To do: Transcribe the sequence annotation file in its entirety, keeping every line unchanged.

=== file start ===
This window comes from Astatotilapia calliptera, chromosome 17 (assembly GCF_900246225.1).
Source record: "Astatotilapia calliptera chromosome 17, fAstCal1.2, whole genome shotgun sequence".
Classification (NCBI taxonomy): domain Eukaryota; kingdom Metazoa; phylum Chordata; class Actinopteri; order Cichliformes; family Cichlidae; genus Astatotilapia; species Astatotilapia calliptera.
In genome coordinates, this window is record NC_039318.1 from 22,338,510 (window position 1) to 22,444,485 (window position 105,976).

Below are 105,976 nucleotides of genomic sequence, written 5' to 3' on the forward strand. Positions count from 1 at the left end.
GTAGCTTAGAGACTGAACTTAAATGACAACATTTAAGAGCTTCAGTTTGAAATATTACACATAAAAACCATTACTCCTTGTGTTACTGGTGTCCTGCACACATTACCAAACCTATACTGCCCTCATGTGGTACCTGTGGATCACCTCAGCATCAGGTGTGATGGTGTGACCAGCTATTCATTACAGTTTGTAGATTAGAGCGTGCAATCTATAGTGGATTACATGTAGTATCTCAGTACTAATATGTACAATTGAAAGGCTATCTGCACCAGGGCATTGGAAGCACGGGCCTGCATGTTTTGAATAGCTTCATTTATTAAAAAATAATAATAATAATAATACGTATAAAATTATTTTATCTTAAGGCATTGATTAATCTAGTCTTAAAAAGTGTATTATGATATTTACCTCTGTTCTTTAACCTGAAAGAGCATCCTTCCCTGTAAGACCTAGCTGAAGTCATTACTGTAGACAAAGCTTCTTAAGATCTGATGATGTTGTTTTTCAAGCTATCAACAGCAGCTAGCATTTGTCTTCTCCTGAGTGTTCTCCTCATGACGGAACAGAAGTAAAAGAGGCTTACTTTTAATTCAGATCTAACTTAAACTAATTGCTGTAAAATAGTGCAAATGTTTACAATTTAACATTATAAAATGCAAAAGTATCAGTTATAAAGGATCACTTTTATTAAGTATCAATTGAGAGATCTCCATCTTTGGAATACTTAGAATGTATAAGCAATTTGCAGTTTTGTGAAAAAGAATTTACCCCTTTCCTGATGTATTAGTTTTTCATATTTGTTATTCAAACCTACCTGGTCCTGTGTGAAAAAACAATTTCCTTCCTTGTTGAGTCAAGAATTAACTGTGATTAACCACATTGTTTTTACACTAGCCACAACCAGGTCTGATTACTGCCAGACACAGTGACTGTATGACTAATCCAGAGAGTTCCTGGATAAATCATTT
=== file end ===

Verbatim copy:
This window comes from Astatotilapia calliptera, chromosome 17 (assembly GCF_900246225.1).
Source record: "Astatotilapia calliptera chromosome 17, fAstCal1.2, whole genome shotgun sequence".
Classification (NCBI taxonomy): domain Eukaryota; kingdom Metazoa; phylum Chordata; class Actinopteri; order Cichliformes; family Cichlidae; genus Astatotilapia; species Astatotilapia calliptera.
In genome coordinates, this window is record NC_039318.1 from 22,338,510 (window position 1) to 22,444,485 (window position 105,976).

Below are 105,976 nucleotides of genomic sequence, written 5' to 3' on the forward strand. Positions count from 1 at the left end.
GTAGCTTAGAGACTGAACTTAAATGACAACATTTAAGAGCTTCAGTTTGAAATATTACACATAAAAACCATTACTCCTTGTGTTACTGGTGTCCTGCACACATTACCAAACCTATACTGCCCTCATGTGGTACCTGTGGATCACCTCAGCATCAGGTGTGATGGTGTGACCAGCTATTCATTACAGTTTGTAGATTAGAGCGTGCAATCTATAGTGGATTACATGTAGTATCTCAGTACTAATATGTACAATTGAAAGGCTATCTGCACCAGGGCATTGGAAGCACGGGCCTGCATGTTTTGAATAGCTTCATTTATTAAAAAATAATAATAATAATAATACGTATAAAATTATTTTATCTTAAGGCATTGATTAATCTAGTCTTAAAAAGTGTATTATGATATTTACCTCTGTTCTTTAACCTGAAAGAGCATCCTTCCCTGTAAGACCTAGCTGAAGTCATTACTGTAGACAAAGCTTCTTAAGATCTGATGATGTTGTTTTTCAAGCTATCAACAGCAGCTAGCATTTGTCTTCTCCTGAGTGTTCTCCTCATGACGGAACAGAAGTAAAAGAGGCTTACTTTTAATTCAGATCTAACTTAAACTAATTGCTGTAAAATAGTGCAAATGTTTACAATTTAACATTATAAAATGCAAAAGTATCAGTTATAAAGGATCACTTTTATTAAGTATCAATTGAGAGATCTCCATCTTTGGAATACTTAGAATGTATAAGCAATTTGCAGTTTTGTGAAAAAGAATTTACCCCTTTCCTGATGTATTAGTTTTTCATATTTGTTATTCAAACCTACCTGGTCCTGTGTGAAAAAACAATTTCCTTCCTTGTTGAGTCAAGAATTAACTGTGATTAACCACATTGTTTTTACACTAGCCACAACCAGGTCTGATTACTGCCAGACACAGTGACTGTATGACTAATCCAGAGAGTTCCTGGATAAATCATTT